An 18-year-old teenager from the English island of Jersey, off the coast of France, has escaped jail time after confessing to ordering a package that contained about 300 ecstasy pills from the dark web.
The culprit, whose name is identified as Joel Lewis, had arraigned for a letter to be delivered to Mayfair Hotel where he made a reservation request under an alias.
He claimed that the letter was imperative for a meeting during his stay at the hotel.
About a week later, he phoned the hotel to notify them that the letter would arrive soon and that he be made aware the moment the letter is delivered.
The hotel management told him that he had to make a booking with the hotel for this to happen in accordance to the hotel policy, after which he promptly made the booking.
This arose some level of suspicion and the hotel management contacted the authorities who came to inspect the two envelopes that were later delivered.
They discovered that the packages, which were delivered from Netherlands, contained 304 ecstasy tablets.
Details About the Arrest
Authorities later arrested Lewis in school, following CCTV footage of him arriving at the hotel to pay for the booking.
Authorities later raided his house and found a tin in the garden containing 47 grams of powder MDMA, 2.6 grams of cannabis and some amount of ketamine.
In an interrogation, the culprit admitted to ordering the drugs. He also confessed that he had conducted a similar operation with a hotel in Saint Malo, France.
This operation however proved to be successful unlike the one in the Mayfair Hotel.
He revealed to authorities that he had travelled to France to pick up his order, which was 50 grams of pure MDMA in its powdered form, returned the same day with the package and handed it to two unnamed members of his network.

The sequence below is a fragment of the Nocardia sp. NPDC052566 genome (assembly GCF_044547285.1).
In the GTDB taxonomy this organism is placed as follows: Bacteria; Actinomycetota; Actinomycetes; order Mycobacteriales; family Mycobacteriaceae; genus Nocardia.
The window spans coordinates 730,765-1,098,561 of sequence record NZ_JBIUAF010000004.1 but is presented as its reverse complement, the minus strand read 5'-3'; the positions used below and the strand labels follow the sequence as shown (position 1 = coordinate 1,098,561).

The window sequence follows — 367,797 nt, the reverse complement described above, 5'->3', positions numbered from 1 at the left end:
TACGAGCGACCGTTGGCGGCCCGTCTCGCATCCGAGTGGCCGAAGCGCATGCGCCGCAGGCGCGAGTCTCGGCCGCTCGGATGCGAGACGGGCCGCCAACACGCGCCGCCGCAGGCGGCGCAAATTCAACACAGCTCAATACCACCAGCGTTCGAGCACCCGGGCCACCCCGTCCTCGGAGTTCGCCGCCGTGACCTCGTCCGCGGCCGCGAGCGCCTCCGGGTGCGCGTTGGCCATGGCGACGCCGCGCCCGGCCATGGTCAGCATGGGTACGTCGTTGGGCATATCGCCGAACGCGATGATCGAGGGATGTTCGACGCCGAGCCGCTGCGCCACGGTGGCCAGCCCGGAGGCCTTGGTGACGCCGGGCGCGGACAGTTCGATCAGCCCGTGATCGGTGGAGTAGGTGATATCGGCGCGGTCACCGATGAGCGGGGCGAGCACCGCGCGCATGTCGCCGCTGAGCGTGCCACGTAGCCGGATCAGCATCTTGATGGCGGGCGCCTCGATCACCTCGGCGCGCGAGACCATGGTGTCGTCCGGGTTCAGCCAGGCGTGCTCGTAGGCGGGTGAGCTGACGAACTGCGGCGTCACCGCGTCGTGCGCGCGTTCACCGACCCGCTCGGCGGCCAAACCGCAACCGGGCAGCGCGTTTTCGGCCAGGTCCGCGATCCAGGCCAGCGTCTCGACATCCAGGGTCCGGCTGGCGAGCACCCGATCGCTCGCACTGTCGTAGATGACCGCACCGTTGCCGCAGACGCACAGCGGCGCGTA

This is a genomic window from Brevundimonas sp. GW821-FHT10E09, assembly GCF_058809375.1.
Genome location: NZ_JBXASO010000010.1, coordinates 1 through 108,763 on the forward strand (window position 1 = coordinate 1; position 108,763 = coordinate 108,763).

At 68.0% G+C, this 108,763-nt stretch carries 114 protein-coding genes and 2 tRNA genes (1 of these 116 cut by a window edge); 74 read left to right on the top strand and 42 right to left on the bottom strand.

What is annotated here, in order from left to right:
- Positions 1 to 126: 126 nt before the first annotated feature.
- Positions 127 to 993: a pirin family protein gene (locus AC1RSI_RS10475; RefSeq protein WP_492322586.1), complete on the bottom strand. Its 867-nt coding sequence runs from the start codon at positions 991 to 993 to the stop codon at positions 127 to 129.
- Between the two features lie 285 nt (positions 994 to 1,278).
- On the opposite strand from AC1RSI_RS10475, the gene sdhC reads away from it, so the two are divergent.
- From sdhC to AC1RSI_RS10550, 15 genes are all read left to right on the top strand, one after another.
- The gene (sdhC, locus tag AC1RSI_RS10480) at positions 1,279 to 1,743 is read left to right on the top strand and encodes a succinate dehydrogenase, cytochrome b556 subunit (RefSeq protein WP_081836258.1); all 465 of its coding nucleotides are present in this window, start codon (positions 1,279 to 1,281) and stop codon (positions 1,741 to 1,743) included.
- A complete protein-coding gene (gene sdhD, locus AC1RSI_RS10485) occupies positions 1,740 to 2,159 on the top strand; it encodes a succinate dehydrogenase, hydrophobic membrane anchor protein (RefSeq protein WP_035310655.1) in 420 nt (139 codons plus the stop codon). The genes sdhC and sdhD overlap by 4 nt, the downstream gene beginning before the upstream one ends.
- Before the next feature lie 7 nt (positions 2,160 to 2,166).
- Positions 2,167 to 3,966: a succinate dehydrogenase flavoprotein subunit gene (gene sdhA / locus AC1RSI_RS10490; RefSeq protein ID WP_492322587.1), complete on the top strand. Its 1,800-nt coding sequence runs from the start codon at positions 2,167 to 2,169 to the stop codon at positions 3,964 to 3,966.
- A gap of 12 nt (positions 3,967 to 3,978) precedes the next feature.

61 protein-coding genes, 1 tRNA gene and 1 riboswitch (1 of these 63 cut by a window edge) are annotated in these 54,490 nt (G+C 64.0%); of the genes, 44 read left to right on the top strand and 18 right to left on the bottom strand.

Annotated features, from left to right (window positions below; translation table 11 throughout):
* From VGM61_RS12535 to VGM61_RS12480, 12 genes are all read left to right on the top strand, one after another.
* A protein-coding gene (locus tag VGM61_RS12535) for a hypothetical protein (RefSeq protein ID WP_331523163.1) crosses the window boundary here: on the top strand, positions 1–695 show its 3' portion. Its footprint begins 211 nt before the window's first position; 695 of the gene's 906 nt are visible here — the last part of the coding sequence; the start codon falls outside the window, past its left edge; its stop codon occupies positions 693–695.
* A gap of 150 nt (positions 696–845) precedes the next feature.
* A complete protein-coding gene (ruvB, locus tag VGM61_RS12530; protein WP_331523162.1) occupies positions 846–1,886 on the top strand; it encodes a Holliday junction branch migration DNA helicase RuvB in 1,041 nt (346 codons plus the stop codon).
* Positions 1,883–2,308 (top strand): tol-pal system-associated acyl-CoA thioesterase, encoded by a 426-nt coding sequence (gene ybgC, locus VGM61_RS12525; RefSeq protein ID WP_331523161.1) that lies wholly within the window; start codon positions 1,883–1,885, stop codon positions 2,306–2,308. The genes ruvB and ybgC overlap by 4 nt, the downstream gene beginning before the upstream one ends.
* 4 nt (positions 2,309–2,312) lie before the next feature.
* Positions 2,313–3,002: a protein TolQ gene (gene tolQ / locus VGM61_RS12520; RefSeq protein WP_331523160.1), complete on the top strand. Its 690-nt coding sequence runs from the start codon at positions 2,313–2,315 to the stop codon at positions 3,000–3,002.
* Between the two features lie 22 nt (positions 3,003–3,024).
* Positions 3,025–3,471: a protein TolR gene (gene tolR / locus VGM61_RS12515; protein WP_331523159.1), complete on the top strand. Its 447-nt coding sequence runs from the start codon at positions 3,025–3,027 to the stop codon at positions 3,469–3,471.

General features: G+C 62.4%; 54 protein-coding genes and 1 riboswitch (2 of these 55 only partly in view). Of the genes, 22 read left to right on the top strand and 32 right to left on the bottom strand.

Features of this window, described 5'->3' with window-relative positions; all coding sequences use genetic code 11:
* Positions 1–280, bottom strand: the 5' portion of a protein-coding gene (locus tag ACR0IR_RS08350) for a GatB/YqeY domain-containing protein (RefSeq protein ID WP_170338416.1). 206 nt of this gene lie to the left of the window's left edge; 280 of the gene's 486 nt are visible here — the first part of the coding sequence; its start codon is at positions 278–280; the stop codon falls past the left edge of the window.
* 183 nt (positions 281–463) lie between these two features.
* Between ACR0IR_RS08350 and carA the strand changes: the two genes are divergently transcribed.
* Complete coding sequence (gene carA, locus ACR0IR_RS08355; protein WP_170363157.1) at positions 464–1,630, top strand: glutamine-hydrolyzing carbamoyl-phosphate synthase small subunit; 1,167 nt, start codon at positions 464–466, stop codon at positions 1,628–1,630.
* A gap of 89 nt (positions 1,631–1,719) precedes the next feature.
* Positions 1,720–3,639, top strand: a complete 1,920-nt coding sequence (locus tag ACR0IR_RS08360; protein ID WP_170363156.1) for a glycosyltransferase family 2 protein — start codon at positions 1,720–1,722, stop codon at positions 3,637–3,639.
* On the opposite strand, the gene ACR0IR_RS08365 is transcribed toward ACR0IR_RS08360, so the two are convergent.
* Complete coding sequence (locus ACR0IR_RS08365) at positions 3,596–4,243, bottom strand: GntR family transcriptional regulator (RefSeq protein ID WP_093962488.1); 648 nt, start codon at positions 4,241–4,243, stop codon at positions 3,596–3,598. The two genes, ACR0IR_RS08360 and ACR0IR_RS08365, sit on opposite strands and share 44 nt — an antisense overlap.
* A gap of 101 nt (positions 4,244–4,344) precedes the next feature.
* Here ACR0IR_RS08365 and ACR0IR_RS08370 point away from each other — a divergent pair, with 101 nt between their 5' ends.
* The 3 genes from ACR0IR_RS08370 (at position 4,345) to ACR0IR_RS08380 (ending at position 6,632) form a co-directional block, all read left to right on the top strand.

Upon further inquiry by the authorities on his network, he revealed that his “associates” handle all the dirty work so that he himself doesn’t have to.
That way, he never has to have any direct contact with the drugs.
He further added that these associates also acted as his financial backers and he received a percentage of the profits from the transactions.
A rough estimate of the contraband was believed to have a street value of figures around 9,175 to 12,725 Euros.
Lewis further added during his interrogation that this would have been the final drug deal that he would have been involved in because the business proved to have been too risky and stressful to warrant any future involvement.
The Case Proceeding and the Final Court Judgment
Appearing in the Royal Court, Lewis pleaded guilty to two counts of importing class A drugs and two counts of possession of controlled substances.
Defense representative Sarah Dale made a statement that Lewis involved himself with the drugs in a bid to fit in.
She then goes on to say that Lewis accepts that the decisions that he made were wrong.
Furthermore, the court heard that Lewis’ offending had jeopardized his hopes for career opportunity as an army officer.
Lewis, who was 17 at the time of ordering the MDMA, recently received a fully funded bursary offered by the army which he wished to pursue upon completion of his A levels.
Although the bursary had since been withdrawn, Dale pleaded with the court to opt for a community service order for the teenager.
She said this would give him a greater chance of joining the army and it would not delay his admission in the manner that a custodial sentencing would.
The Crown advocate Conrad Yates ruled that Lewis had a fundamental role in importing and distributing controlled substances in the country.